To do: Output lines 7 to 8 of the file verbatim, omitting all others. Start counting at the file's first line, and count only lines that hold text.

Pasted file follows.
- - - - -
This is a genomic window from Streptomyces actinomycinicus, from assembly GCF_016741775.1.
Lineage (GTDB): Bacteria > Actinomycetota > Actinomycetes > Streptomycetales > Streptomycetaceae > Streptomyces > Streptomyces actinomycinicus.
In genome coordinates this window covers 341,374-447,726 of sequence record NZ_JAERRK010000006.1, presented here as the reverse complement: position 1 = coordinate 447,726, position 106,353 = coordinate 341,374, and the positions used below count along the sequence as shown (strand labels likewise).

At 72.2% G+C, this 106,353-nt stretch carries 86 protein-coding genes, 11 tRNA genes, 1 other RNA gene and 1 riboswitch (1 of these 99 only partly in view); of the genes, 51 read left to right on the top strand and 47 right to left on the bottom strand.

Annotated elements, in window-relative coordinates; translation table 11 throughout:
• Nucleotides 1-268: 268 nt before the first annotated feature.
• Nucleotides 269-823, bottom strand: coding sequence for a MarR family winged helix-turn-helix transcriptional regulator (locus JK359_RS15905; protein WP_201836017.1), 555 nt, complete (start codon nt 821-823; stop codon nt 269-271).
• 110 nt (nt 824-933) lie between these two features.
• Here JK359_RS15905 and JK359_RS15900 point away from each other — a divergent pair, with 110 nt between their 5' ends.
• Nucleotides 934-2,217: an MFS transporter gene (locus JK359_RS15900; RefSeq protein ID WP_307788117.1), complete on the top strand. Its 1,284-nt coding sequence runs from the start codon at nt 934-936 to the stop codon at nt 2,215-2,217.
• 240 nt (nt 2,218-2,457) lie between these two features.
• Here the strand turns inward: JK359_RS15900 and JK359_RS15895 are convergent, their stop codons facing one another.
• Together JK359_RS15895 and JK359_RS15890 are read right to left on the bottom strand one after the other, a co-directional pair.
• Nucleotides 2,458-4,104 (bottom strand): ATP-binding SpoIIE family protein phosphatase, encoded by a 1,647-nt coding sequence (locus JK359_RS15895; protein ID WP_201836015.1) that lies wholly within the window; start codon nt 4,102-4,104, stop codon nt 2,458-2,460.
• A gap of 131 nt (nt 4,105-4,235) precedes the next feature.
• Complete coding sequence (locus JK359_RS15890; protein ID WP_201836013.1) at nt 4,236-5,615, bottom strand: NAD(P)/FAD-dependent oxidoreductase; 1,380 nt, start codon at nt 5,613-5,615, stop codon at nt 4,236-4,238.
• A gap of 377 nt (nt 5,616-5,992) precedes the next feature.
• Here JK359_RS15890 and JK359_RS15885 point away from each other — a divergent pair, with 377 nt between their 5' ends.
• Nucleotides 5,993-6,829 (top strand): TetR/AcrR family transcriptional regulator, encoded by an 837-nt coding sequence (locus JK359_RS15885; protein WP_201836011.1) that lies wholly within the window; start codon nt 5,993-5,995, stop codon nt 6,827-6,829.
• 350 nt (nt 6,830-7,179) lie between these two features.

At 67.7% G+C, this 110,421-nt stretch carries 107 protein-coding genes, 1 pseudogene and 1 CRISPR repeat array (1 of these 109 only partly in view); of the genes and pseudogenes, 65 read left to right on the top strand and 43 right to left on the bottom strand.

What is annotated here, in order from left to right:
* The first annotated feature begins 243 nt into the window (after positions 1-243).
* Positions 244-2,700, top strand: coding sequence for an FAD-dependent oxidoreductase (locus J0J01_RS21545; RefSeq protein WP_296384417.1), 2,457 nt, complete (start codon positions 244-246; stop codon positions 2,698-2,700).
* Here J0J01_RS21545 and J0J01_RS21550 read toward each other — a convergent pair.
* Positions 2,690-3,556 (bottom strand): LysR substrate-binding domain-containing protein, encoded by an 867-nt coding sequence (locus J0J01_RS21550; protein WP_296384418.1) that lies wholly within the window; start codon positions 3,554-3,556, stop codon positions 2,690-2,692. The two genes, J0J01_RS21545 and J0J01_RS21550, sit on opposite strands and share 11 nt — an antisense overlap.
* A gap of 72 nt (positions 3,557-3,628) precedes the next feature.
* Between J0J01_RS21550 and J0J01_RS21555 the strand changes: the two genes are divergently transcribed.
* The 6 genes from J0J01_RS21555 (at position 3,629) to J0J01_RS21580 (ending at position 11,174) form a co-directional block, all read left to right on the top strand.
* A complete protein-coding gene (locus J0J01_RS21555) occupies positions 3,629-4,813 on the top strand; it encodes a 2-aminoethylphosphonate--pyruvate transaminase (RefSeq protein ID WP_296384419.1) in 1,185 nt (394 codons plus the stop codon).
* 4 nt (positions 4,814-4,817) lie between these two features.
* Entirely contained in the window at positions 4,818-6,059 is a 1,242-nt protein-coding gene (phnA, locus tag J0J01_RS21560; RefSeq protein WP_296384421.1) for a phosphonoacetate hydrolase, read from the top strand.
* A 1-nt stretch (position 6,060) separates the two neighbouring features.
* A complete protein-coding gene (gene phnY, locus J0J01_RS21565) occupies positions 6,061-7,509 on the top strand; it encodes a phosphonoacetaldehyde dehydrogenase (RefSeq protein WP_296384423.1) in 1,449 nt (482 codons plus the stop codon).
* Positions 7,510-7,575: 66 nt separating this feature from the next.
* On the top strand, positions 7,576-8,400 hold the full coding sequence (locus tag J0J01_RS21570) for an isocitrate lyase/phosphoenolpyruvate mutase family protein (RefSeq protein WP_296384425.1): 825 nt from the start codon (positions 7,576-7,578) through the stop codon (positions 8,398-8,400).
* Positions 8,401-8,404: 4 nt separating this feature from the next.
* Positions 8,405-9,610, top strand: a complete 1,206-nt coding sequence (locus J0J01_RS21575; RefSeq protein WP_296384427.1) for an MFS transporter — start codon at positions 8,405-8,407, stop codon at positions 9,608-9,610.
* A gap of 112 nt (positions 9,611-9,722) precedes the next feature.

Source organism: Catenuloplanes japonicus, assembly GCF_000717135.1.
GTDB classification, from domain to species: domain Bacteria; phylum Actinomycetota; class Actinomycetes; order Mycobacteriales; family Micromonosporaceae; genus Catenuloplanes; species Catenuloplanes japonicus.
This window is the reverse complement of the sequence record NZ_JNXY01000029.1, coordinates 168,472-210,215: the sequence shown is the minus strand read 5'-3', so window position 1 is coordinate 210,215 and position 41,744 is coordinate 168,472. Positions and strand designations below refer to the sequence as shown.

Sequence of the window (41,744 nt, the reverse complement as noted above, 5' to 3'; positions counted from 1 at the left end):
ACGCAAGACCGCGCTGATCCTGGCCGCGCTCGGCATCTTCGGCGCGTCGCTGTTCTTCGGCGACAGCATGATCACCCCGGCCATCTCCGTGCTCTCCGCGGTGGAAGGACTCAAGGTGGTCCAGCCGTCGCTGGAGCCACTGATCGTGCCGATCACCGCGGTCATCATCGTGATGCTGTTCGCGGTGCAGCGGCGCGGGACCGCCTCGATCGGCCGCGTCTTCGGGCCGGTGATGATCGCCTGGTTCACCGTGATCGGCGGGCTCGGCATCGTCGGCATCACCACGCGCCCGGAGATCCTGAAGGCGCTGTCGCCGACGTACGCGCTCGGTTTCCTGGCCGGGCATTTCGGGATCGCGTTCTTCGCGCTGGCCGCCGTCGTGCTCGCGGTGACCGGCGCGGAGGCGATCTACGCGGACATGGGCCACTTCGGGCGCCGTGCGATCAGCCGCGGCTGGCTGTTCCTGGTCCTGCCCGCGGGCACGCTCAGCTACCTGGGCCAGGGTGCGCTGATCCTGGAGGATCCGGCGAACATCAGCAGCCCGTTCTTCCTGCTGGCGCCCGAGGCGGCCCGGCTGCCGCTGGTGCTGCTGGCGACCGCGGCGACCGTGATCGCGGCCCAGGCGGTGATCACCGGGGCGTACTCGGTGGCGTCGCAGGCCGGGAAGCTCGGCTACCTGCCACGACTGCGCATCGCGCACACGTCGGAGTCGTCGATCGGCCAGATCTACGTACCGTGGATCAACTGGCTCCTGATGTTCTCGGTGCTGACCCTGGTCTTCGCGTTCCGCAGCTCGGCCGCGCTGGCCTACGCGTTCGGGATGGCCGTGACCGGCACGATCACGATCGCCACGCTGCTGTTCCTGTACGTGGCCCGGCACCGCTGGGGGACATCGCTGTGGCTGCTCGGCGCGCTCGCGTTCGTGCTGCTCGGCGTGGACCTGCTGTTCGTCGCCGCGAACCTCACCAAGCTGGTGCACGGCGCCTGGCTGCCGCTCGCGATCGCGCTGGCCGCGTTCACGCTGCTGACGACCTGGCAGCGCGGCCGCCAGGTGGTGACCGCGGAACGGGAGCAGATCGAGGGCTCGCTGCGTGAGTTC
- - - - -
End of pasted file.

• Nucleotides 269-823, bottom strand: coding sequence for a MarR family winged helix-turn-helix transcriptional regulator (locus JK359_RS15905; protein WP_201836017.1), 555 nt, complete (start codon nt 821-823; stop codon nt 269-271).
• 110 nt (nt 824-933) lie between these two features.